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The snow is starting to fly as I reflect on the past several months.  All and all, it was a great summer.  I spent about half my time in residence at the Olympic Training Center in Lake Placid, NY doing a lot of rollerskiing and shooting.  The rest of my time was split between national team training camps, home (Barton, Vermont), and a vacation to Colorado.  Here’s the summary in a nutshell:


Our team traveled to Fort Kent, Maine for our first major training camp.  For those of you not familiar with Fort Kent, it is a small isolated town at the northern end of “The County” (Aroostock County) in Maine, within a stone’s throw of New Brunswick.  It rained almost every day of the camp, but we still had a blast.  We found plenty of entertainment when we weren’t busy training.

Bed Race_Women

"Interval training" with the National Team, i.e. celebrating Acadian culture by participating in a "bed race" in Madawaska, Maine. I am on the left, BethAnn Chamberlain is on the right, Annelies Cook is sporting the PJs, and the Barnes twins are pushing in the rear. Photo: Gary Coliander


Post-workout visit to a swimming hole in Fort Kent, Maine. Photo: Gary Coliander


During the summers of my college years, I worked at the Rocky Mountain Biological Laboratory near Crested Butte, Colorado doing ecology research.  I missed the lab, the mountains, and the people, and I decided that it wouldn’t hurt to take a mental break from the training lifestyle, so I took a vacation to Colorado.  While I was there, I worked for a Dartmouth professor that I’d had doing stream research.  Among other things, we did a lot of electrofishing (catching fish by stunning them with a mild electric shock) and measured and tagged them so that they could later be recaptured to determine growth rates.   I also fit in as much hiking as I possibly could.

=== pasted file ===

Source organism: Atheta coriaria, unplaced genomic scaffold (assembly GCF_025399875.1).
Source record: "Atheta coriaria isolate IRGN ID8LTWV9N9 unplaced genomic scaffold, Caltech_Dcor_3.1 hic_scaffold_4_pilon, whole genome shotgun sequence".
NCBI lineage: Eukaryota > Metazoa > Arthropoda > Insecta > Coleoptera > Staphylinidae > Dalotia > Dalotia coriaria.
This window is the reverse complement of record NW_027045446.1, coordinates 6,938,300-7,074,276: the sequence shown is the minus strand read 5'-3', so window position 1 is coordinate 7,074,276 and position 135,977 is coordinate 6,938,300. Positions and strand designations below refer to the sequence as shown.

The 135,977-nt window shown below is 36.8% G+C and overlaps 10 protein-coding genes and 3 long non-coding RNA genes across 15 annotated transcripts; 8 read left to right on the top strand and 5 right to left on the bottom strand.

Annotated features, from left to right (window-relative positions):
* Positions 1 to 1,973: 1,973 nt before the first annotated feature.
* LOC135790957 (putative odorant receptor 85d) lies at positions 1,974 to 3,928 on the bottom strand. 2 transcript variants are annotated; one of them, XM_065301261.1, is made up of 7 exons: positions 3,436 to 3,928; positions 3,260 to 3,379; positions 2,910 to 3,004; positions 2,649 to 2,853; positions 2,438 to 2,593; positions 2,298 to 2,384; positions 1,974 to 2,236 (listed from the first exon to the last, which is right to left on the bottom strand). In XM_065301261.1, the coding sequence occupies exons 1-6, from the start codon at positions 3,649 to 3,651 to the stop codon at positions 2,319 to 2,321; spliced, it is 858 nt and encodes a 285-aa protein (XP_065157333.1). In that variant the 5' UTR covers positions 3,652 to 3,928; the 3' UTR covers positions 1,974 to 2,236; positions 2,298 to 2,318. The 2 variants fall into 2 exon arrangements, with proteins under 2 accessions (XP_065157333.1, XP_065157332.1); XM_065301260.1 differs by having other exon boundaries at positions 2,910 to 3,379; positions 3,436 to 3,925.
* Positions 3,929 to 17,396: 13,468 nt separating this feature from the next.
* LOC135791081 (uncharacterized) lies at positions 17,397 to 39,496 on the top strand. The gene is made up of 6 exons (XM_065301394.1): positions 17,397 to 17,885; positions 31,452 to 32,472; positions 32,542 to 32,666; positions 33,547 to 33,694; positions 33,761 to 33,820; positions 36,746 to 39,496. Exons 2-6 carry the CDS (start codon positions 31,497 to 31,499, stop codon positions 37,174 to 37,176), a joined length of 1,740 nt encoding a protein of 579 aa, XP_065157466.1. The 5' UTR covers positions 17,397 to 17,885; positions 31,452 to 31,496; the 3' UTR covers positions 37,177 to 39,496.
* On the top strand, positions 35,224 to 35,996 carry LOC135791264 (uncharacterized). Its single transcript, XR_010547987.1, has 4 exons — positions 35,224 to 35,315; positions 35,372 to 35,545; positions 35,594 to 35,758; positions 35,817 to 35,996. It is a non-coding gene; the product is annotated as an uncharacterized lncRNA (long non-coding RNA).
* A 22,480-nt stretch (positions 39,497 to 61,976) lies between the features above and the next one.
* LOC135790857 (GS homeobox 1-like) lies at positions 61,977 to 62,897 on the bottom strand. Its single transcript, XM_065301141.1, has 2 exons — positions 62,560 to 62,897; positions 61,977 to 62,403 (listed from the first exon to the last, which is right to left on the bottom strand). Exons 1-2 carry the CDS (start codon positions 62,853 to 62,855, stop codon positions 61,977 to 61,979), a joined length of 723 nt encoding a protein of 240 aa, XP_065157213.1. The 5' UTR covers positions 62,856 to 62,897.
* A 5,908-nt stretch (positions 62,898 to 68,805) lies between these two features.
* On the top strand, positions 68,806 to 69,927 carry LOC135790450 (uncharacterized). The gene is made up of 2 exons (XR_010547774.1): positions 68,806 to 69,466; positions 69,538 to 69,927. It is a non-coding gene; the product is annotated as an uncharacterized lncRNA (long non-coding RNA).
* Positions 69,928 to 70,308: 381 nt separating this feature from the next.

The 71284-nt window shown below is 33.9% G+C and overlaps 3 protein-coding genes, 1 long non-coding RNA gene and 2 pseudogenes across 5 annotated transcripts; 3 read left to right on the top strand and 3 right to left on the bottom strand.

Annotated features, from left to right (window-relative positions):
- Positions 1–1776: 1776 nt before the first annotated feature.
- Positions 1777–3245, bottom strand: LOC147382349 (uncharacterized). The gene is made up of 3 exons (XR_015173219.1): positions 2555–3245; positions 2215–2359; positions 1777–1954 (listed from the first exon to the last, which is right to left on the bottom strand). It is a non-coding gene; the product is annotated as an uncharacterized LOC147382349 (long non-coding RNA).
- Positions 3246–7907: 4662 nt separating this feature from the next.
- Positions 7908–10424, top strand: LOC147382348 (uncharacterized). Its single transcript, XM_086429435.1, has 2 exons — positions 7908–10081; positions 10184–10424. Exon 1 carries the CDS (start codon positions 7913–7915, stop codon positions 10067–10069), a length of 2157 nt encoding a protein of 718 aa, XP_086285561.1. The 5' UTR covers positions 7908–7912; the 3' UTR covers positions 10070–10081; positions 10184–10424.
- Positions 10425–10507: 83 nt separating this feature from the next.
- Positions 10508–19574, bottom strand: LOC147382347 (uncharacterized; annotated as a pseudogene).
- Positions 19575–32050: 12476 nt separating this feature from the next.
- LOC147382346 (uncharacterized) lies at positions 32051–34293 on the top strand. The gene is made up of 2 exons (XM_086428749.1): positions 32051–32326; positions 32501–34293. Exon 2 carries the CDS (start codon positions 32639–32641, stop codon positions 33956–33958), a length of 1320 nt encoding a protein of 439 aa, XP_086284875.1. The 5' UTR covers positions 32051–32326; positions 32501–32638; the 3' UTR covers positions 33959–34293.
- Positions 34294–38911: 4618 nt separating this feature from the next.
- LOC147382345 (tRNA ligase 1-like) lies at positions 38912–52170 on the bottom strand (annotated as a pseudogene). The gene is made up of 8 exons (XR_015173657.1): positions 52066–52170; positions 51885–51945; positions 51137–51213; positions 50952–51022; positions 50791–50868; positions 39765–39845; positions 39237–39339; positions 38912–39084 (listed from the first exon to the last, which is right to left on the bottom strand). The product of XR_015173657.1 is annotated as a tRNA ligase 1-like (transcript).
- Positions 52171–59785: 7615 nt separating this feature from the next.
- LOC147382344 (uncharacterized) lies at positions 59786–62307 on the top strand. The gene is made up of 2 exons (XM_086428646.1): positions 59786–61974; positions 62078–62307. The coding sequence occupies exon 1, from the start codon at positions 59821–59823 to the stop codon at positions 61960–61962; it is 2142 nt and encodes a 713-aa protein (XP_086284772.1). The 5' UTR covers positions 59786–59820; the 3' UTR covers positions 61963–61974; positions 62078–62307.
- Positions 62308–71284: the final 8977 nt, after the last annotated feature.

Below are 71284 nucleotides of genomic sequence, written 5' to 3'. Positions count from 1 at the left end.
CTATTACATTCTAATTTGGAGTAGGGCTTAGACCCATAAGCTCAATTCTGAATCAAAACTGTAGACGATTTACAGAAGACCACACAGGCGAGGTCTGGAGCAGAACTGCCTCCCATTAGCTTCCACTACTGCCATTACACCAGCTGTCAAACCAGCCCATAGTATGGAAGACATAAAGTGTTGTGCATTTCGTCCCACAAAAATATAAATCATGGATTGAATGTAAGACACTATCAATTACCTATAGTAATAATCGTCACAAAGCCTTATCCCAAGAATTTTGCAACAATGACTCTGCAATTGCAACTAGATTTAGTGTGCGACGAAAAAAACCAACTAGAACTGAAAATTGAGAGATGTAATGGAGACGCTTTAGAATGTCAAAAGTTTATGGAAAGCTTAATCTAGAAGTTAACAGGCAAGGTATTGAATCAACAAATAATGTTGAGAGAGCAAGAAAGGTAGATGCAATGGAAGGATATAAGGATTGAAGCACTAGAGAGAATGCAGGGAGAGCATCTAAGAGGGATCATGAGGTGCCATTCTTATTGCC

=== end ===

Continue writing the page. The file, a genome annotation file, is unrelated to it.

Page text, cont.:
The Rocky Mountain Biological Laboratory sits on the sit of an old mining village at the base of Gothic Mountain.


Helping set up a nutrient addition experiment to study the diatom Didymosphenia geminata or "rock snot" in Colorado's East River.


Staying in open bay barracks for our 2 week training camp at the Jericho, VT army base proved to be an exercise in adaptability and good team bonding.  We survived the heat and moved on to Bethel, Maine for a week to play in the White Mountains.  I made it home at the end of the month in time to bike in the Echo Lake Road Race.  Of all the years I’ve participated, I’ve never seen it so muddy.  It was quite a challenge trying to navigate a sloppy dirt road on a road bike.


Waiting in line while Gary Coliander dumps a pitcher of icy water on teammate Laura Spector during a brutally hot and humid interval session at Jericho. Photo: Sara Studebaker

Animals (15)

Spending some time at home with my parents and the animals.


Fall is a beautiful season in the Adirondacks.  However I struggle at this time of year, especially with rollerskiing.  We spend a lot of time doing circles on our hilly rollerski loop here at Lake Placid.  I start to dream of gliding over the snow instead of over the pavement.  During one of our low volume training weeks, I traveled to New Hampshire and took part in a timberframing course at Moosilauke Ravine Lodge.  I joined fellow Dartmouth alums and students in building a new house for the Lodge crew to live in.


The rollerski loop in Lake Placid features a difficult uphill approach to the shooting range (under the roof on the left). In the background are the Olympic ski jumps.


Fall training at the Lake Placid practice range.


Learning to timberframe: Here is the partially finished crew quarters that I helped build at Moosilauke Ravine Lodge (Warren, New Hampshire).


The October Utah training camp is one of my favorites of the year.  I love long rollerskis up canyons, hiking along sage-covered ridges, and basking in the western sun.  The last major rollerski time trials of the year happen here.

Utah (11)

These are the "matched" rollerskis that we race on for time trials. They are calibrated to all be the same speed so the race is fair.


Competing in a time trial at Soldier's Hollow in Heber, Utah. Photo: Zach Hall